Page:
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It amazes me to see formations sticking up like this in spite of all of the years of weathering.

If you want to know more, this is taken from the Chimney Bluffs State Park brochure:

To the geologist, Chimney Bluffs have “Ice Age” written all over them.  Lake Ontario was left in an enormous, shallow bedrock pan eroded by the most recent continental glacier, which melted from New York 12,000 years ago.  The Chimney Bluffs form the north end of a glacier-made hill called a “drumlin.”

There are more than 10,000 drumlins south and east of Lake Ontario.  They are made of “glacial till,” a mixture of sand, clay, silt, gravel, cobbles and boulders that were scraped, pulverized, pasted, smeared and dumped on the land beneath the passing mountain of ice.  It is thought tha the drumlins were created when the overriding glacier worked glacial till into hills that ran parallel to the direction of ice movement under the ideal conditions of temperature, melting, ice thickness and land slope.  The central New York drumlin field is one of the most extensive in the world and Chimney Bluffs are its most spectacular example.  But, the story does not end there.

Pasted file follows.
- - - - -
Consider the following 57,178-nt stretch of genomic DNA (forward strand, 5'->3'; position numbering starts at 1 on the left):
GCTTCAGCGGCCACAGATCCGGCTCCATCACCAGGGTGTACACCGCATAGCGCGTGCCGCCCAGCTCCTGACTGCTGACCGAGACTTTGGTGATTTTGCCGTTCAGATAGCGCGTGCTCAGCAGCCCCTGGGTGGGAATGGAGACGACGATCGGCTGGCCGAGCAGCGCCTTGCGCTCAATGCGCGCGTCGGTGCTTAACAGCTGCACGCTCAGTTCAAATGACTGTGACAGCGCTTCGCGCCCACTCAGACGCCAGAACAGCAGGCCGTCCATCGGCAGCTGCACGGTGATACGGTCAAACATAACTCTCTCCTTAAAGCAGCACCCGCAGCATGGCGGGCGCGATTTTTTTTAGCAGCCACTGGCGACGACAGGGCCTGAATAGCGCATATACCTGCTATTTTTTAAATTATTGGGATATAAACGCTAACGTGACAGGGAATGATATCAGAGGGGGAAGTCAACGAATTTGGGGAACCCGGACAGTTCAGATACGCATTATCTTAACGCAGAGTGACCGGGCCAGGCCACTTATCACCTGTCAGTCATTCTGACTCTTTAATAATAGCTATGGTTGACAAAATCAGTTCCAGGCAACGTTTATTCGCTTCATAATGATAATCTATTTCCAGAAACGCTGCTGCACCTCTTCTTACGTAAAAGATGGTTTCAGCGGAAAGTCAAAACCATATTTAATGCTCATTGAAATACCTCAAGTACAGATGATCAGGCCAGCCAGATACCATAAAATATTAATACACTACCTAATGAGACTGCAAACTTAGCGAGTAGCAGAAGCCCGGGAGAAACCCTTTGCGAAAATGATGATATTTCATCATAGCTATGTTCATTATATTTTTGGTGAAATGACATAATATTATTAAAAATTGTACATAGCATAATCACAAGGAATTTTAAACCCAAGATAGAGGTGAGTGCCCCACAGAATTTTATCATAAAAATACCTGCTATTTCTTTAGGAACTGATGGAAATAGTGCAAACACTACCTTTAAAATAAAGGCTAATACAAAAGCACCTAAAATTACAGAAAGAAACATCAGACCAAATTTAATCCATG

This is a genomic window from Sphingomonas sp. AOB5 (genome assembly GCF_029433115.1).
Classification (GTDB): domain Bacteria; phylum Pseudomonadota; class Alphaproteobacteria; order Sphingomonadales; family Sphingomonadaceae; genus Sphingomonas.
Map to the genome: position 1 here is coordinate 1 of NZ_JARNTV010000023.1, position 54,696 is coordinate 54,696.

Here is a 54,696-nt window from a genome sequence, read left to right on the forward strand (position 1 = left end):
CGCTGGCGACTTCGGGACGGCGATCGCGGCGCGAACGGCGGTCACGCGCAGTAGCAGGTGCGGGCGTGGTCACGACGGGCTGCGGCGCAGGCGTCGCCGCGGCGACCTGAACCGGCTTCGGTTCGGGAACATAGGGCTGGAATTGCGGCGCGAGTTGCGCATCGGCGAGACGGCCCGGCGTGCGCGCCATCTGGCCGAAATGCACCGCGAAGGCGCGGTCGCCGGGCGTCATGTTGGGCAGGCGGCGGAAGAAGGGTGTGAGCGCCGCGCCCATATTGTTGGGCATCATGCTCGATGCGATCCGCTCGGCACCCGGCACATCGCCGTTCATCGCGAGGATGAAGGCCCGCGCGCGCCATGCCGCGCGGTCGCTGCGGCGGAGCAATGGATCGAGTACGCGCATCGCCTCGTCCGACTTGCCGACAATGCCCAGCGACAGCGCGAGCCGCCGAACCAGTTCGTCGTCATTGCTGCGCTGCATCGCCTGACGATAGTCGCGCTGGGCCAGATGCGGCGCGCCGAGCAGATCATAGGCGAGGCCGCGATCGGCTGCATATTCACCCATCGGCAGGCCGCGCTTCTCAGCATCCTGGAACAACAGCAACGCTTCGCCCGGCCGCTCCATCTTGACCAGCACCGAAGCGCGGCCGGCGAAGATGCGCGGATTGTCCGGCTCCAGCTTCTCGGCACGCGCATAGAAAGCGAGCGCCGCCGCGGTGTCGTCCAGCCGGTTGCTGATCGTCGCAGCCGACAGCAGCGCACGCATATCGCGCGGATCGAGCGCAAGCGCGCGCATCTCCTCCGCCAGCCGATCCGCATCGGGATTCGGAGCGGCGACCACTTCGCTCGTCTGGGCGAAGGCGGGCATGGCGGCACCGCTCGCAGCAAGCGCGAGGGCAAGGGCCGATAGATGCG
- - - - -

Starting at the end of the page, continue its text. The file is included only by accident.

Imagine a dome of ice as high as the Rocky Mountains covering Ontario and New York, sloping upwards to its greatest height in northern Canada.  Then imagine how heavy this must have been, so heavy that the land sank beneath it.  When the ice melted away, the depressed land began to rebound and has been rising ever since, though at a decelerating rate (about a foot a century).  The rising land tilted Lake Ontario southward and flooded the drumlin field between Sodus and Oswego, creating bays, marshes, islands and wave-eroded drumlins.

For thousands of years, waves have pounded the northern edge of this drumlin, causing the packed glacial earth to collapse.  Rain and melting snow wash out gullies between the chimneys.  The whole cliff-face is eroding into the lake, as much as three to give feet annually in places.  This is quicker than vegetation can get a foothold, leaving the bluffs bare and vulnerable to yet more erosion.  Soil is washed into the lake and stones are left behind on the shore.